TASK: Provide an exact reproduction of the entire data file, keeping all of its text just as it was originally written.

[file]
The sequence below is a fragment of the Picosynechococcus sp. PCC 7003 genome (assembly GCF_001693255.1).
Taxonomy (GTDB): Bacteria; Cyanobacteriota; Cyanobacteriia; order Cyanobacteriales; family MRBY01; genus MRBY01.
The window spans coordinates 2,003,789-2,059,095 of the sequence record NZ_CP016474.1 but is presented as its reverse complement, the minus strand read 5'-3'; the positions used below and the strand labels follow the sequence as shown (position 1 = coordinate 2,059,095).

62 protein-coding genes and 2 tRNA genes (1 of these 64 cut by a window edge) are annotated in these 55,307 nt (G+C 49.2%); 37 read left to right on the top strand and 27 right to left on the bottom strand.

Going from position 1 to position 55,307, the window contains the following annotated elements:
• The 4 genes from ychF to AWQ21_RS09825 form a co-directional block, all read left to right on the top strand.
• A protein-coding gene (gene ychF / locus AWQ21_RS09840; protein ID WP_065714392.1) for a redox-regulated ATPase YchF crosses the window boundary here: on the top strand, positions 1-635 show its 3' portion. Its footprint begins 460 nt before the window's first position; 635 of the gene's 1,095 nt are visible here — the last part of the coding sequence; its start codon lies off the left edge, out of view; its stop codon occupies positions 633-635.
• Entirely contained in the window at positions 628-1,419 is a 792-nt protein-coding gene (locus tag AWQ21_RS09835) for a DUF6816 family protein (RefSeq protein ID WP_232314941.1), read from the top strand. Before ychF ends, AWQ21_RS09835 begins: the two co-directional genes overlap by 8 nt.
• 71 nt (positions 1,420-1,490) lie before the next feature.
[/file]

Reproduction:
The sequence below is a fragment of the Picosynechococcus sp. PCC 7003 genome (assembly GCF_001693255.1).
Taxonomy (GTDB): Bacteria; Cyanobacteriota; Cyanobacteriia; order Cyanobacteriales; family MRBY01; genus MRBY01.
The window spans coordinates 2,003,789-2,059,095 of the sequence record NZ_CP016474.1 but is presented as its reverse complement, the minus strand read 5'-3'; the positions used below and the strand labels follow the sequence as shown (position 1 = coordinate 2,059,095).

62 protein-coding genes and 2 tRNA genes (1 of these 64 cut by a window edge) are annotated in these 55,307 nt (G+C 49.2%); 37 read left to right on the top strand and 27 right to left on the bottom strand.

Going from position 1 to position 55,307, the window contains the following annotated elements:
• The 4 genes from ychF to AWQ21_RS09825 form a co-directional block, all read left to right on the top strand.
• A protein-coding gene (gene ychF / locus AWQ21_RS09840; protein ID WP_065714392.1) for a redox-regulated ATPase YchF crosses the window boundary here: on the top strand, positions 1-635 show its 3' portion. Its footprint begins 460 nt before the window's first position; 635 of the gene's 1,095 nt are visible here — the last part of the coding sequence; its start codon lies off the left edge, out of view; its stop codon occupies positions 633-635.
• Entirely contained in the window at positions 628-1,419 is a 792-nt protein-coding gene (locus tag AWQ21_RS09835) for a DUF6816 family protein (RefSeq protein ID WP_232314941.1), read from the top strand. Before ychF ends, AWQ21_RS09835 begins: the two co-directional genes overlap by 8 nt.
• 71 nt (positions 1,420-1,490) lie before the next feature.